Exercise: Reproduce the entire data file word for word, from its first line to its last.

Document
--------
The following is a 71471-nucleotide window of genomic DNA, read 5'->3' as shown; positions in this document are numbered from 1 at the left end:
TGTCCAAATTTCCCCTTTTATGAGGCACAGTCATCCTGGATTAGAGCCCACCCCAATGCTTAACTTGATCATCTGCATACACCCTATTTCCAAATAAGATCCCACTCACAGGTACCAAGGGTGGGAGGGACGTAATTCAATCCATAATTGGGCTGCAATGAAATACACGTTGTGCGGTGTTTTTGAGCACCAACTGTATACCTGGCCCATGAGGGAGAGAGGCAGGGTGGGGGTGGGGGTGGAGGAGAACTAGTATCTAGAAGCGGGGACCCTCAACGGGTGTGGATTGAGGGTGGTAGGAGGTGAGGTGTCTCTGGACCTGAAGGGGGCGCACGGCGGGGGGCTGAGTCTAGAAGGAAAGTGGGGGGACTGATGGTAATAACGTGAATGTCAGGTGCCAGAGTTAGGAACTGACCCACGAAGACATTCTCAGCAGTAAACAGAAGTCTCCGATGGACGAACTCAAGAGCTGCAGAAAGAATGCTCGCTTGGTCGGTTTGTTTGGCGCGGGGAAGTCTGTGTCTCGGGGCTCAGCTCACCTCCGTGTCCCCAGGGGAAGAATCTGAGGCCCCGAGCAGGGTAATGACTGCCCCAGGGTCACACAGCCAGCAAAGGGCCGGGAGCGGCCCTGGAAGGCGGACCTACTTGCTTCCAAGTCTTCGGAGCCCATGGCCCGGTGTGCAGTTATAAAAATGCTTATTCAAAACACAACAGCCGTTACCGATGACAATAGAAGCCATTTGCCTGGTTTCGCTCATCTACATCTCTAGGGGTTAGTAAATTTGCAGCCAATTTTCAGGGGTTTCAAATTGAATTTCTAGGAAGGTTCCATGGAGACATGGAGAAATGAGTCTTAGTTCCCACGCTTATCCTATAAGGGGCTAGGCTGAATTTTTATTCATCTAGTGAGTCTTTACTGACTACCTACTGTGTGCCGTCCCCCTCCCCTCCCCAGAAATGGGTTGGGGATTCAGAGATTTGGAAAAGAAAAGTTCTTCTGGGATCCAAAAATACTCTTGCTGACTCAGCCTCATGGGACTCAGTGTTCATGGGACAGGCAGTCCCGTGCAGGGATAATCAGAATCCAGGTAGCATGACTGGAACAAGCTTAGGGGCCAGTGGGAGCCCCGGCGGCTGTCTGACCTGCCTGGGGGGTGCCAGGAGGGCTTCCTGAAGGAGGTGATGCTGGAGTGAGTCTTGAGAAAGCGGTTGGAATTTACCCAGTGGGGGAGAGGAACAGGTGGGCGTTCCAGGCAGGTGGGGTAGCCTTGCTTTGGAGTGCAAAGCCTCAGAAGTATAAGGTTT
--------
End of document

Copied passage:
The following is a 71471-nucleotide window of genomic DNA, read 5'->3' as shown; positions in this document are numbered from 1 at the left end:
TGTCCAAATTTCCCCTTTTATGAGGCACAGTCATCCTGGATTAGAGCCCACCCCAATGCTTAACTTGATCATCTGCATACACCCTATTTCCAAATAAGATCCCACTCACAGGTACCAAGGGTGGGAGGGACGTAATTCAATCCATAATTGGGCTGCAATGAAATACACGTTGTGCGGTGTTTTTGAGCACCAACTGTATACCTGGCCCATGAGGGAGAGAGGCAGGGTGGGGGTGGGGGTGGAGGAGAACTAGTATCTAGAAGCGGGGACCCTCAACGGGTGTGGATTGAGGGTGGTAGGAGGTGAGGTGTCTCTGGACCTGAAGGGGGCGCACGGCGGGGGGCTGAGTCTAGAAGGAAAGTGGGGGGACTGATGGTAATAACGTGAATGTCAGGTGCCAGAGTTAGGAACTGACCCACGAAGACATTCTCAGCAGTAAACAGAAGTCTCCGATGGACGAACTCAAGAGCTGCAGAAAGAATGCTCGCTTGGTCGGTTTGTTTGGCGCGGGGAAGTCTGTGTCTCGGGGCTCAGCTCACCTCCGTGTCCCCAGGGGAAGAATCTGAGGCCCCGAGCAGGGTAATGACTGCCCCAGGGTCACACAGCCAGCAAAGGGCCGGGAGCGGCCCTGGAAGGCGGACCTACTTGCTTCCAAGTCTTCGGAGCCCATGGCCCGGTGTGCAGTTATAAAAATGCTTATTCAAAACACAACAGCCGTTACCGATGACAATAGAAGCCATTTGCCTGGTTTCGCTCATCTACATCTCTAGGGGTTAGTAAATTTGCAGCCAATTTTCAGGGGTTTCAAATTGAATTTCTAGGAAGGTTCCATGGAGACATGGAGAAATGAGTCTTAGTTCCCACGCTTATCCTATAAGGGGCTAGGCTGAATTTTTATTCATCTAGTGAGTCTTTACTGACTACCTACTGTGTGCCGTCCCCCTCCCCTCCCCAGAAATGGGTTGGGGATTCAGAGATTTGGAAAAGAAAAGTTCTTCTGGGATCCAAAAATACTCTTGCTGACTCAGCCTCATGGGACTCAGTGTTCATGGGACAGGCAGTCCCGTGCAGGGATAATCAGAATCCAGGTAGCATGACTGGAACAAGCTTAGGGGCCAGTGGGAGCCCCGGCGGCTGTCTGACCTGCCTGGGGGGTGCCAGGAGGGCTTCCTGAAGGAGGTGATGCTGGAGTGAGTCTTGAGAAAGCGGTTGGAATTTACCCAGTGGGGGAGAGGAACAGGTGGGCGTTCCAGGCAGGTGGGGTAGCCTTGCTTTGGAGTGCAAAGCCTCAGAAGTATAAGGTTT